The title of this post is: ‘Yet another confirmation: the effects of acupuncture are due to placebo’. That’s also being economical with the truth I think. You argue ‘BECAUSE THIS IS WHAT THE PAPER DISCUSSED IN THAT PARTICULAR POST IMPLIED’, but is it? The authors state ‘Future studies are needed to confirm or refute any effects of acupuncture in acute stroke’, and that would have been a much more balanced headline. You clearly imply here that it has been CONFIRMED that the effects of acupuncture are due to placebo, and that this trial is further confirmation. This is misleading at best. Yes, you add in brackets ‘(for acute stroke)’ at the end of the post, but why not in the title, unless you want to give the impression this is true for acupuncture in general

Edzard on Thursday 02 August 2018 at 14:09

my post is about critical evaluation of the published literature.
and this is what follows from a critical evaluation of this particular article.
I am not surprised that you cannot follow this line of reasoning.
could it be that the lack of an open mind is not my but your problem

Tom Kennedy on Thursday 02 August 2018 at 14:43

‘could it be that the lack of an open mind is not my but your problem?’

Who knows, maybe the problem is both of ours? I’m open to all possibilities!

VERY GOOD!
ok, let’s have a look.
you 1st: learnt acupuncture [a therapy that relies on a 2000 year old dogma], never published anything negative about it, never used any other therapeutic modality, even treated my own daughter with acupuncture when she suffered from infant colic, earn my livelihood by doing acupuncture.
[I MIGHT BE WRONG HERE, AS I DON’T KNOW ALL THAT MUCH ABOUT YOU, SO PLEASE CORRECT ME] me next: studied acupuncture during my time in med school, used it occasionally, learnt to use dozens of other therapeutic modalities, published lots about acupuncture based on the current evidence [this means that some conclusions – even of my Cochrane reviews – were positive but have since changed], worked with acupuncturists from across the globe, published one book about acupuncture together with several acupuncture fans, now dedicate my time to the critical analysis of the literature and bogus claims, have no conflicts of interest.
[IN CASE YOU KNOW MORE RELEVANT THINGS ABOUT ME, PLEASE ADD]

@Edzard Your summaries seem to be more or less accurate. However, a) I wouldn’t agree with your use of the term ‘dogma’; b) I haven’t published any scientific papers, but I’ve acknowledged various problems in the acupuncture field through informal pieces; c) I’ve used other CAM modalities, and I’ve directly or indirectly experienced many conventional modalities; d) I only earn part of my livelihood by doing acupuncture. Yes, my background makes it more likely that I’ll be biased in favour of acupuncture. But your credentials in no way guarantee open-mindedness on the subject, and personally I don’t see that displayed often on this blog. It still makes for interesting and stimulating reading though.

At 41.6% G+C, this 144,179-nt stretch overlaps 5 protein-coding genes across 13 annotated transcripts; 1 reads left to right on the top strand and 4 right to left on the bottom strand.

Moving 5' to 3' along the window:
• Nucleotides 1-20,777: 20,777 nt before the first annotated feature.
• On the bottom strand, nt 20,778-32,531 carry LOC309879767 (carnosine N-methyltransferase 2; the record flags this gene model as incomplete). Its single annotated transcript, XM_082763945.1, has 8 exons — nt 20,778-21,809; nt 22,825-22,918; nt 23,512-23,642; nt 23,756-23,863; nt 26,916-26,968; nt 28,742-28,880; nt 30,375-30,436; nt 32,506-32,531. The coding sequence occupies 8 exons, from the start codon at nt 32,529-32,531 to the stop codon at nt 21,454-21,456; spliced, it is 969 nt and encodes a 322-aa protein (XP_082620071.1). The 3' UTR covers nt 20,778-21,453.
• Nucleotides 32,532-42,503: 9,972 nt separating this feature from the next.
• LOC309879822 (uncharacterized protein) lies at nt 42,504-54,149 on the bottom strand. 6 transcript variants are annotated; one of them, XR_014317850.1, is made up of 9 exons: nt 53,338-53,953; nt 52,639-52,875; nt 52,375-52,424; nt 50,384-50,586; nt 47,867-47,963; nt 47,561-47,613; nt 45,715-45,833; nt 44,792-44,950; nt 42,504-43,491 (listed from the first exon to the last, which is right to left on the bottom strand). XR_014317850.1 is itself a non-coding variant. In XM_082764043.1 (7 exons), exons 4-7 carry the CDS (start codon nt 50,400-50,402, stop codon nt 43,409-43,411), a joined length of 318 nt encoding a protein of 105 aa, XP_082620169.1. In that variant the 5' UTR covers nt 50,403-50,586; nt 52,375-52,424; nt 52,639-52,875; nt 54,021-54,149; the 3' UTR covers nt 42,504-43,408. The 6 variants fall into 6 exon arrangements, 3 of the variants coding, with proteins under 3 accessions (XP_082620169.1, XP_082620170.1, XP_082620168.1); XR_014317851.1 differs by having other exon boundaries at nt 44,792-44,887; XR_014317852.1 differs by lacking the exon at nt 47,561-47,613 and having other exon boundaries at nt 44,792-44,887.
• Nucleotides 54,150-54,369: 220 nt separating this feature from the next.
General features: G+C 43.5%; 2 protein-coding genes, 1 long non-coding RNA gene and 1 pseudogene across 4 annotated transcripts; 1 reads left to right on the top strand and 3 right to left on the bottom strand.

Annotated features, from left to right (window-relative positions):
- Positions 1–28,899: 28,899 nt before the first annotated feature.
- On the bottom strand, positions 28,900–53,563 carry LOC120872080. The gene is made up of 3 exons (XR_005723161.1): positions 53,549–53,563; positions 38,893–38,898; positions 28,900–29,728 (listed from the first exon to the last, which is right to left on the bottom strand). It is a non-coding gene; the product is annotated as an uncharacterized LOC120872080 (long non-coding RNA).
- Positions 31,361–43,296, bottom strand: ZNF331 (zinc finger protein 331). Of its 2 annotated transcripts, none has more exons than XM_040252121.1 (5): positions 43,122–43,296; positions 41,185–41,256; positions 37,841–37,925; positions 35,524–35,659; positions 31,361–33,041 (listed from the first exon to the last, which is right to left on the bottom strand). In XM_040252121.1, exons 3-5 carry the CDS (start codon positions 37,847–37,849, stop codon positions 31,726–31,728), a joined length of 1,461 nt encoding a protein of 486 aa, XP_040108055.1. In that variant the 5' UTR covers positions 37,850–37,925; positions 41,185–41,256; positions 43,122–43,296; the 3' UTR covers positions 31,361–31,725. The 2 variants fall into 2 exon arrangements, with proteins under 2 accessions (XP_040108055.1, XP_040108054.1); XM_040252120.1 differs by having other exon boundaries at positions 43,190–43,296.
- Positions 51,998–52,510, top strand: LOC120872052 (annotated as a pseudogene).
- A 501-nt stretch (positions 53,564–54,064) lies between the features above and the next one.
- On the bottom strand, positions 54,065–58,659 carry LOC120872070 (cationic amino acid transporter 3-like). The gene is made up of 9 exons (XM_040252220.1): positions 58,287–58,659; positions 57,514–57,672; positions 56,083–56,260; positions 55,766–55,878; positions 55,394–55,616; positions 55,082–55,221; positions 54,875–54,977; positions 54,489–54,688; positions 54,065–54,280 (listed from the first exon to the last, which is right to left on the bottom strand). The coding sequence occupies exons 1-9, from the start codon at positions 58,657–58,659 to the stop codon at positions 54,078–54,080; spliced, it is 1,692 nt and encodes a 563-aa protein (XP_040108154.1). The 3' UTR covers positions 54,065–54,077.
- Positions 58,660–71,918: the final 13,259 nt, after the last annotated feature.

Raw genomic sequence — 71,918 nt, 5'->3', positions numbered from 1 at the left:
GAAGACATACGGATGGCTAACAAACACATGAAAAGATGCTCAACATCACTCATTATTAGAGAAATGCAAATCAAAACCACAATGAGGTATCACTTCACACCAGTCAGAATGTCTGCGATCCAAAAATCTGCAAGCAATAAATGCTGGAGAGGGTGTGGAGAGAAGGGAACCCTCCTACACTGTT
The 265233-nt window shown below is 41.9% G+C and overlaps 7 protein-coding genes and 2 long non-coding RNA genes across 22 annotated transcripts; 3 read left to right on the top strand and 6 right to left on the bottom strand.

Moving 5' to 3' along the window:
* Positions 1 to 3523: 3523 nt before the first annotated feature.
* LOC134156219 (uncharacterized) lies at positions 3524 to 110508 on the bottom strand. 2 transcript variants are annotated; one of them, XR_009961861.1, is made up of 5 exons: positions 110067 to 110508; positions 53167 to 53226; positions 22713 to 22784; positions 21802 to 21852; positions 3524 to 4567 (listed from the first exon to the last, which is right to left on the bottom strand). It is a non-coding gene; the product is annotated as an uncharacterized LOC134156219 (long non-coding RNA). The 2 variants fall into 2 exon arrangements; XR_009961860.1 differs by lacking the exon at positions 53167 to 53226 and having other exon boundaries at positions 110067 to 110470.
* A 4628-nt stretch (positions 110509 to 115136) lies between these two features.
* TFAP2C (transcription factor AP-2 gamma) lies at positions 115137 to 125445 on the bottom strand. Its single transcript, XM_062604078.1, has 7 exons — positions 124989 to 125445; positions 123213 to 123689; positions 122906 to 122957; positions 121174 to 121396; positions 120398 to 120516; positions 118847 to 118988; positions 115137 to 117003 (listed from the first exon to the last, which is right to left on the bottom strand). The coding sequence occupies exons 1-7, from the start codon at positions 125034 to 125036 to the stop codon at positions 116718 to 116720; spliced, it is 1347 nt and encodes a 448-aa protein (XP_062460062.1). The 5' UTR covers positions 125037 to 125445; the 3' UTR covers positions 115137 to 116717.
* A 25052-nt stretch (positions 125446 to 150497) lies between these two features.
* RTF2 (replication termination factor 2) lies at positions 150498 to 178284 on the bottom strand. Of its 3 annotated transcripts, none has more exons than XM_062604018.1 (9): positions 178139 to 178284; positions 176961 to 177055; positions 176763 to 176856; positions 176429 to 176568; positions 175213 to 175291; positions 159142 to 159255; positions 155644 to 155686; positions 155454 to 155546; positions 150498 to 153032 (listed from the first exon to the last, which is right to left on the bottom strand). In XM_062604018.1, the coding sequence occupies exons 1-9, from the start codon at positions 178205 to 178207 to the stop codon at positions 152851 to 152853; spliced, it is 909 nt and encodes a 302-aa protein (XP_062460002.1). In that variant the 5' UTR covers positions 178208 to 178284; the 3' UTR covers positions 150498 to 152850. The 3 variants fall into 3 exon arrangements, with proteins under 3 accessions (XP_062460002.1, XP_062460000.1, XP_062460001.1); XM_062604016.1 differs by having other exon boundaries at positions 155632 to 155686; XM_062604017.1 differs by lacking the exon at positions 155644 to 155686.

what problems in the acupuncture field have you acknowledged through informal pieces?
can you provide links?
I want to get a feel for the openness of your mind.
“…your credentials in no way guarantee open-mindedness on the subject, and personally I don’t see that displayed often on this blog.”
1) you seem to forget that blog-posts are not scientific papers, not even close.
2) you also forget that my blog is dedicated to the CRITICAL assessment of alt med.
finally, what would make you think that someone has an open mind towards acupuncture, if not the fact that someone has a track record of publishing positive conclusions about it when the evidence allows?
remember: an open mind should not be so open that your brain falls out!

Tom Kennedy on Friday 03 August 2018 at 11:20

Here’s one example: https://www.tomtheacupuncturist.com/blog/2017/2/24/does-acupuncture-really-work

‘what would make you think that someone has an open mind towards acupuncture, if not the fact that someone has a track record of publishing positive conclusions about it when the evidence allows?’

I think there’s plenty of evidence that allows for positive conclusions about acupuncture, but you don’t report these. I understand the slant of this blog, but I’d say it comes across as ‘negative assessment’ rather than ‘critical assessment’. Perhaps you’ll argue that your critical assessment has led you to a negative assessment? I’ll just have to disagree that that’s a fair and open-minded summary of the evidence.

Out of interest, can I ask what your acupuncture training involved (hours, theory, clinic time etc.)?

I am sorry to say that I see no critical evaluation in the post you linked to.
” I’d say it comes across as ‘negative assessment’ rather than ‘critical assessment’.
have you noticed that criticism is often experienced as negative to the person(s) it is aimed at?

Tom Kennedy on Friday 03 August 2018 at 12:55

‘I am sorry to say that I see no critical evaluation in the post you linked to’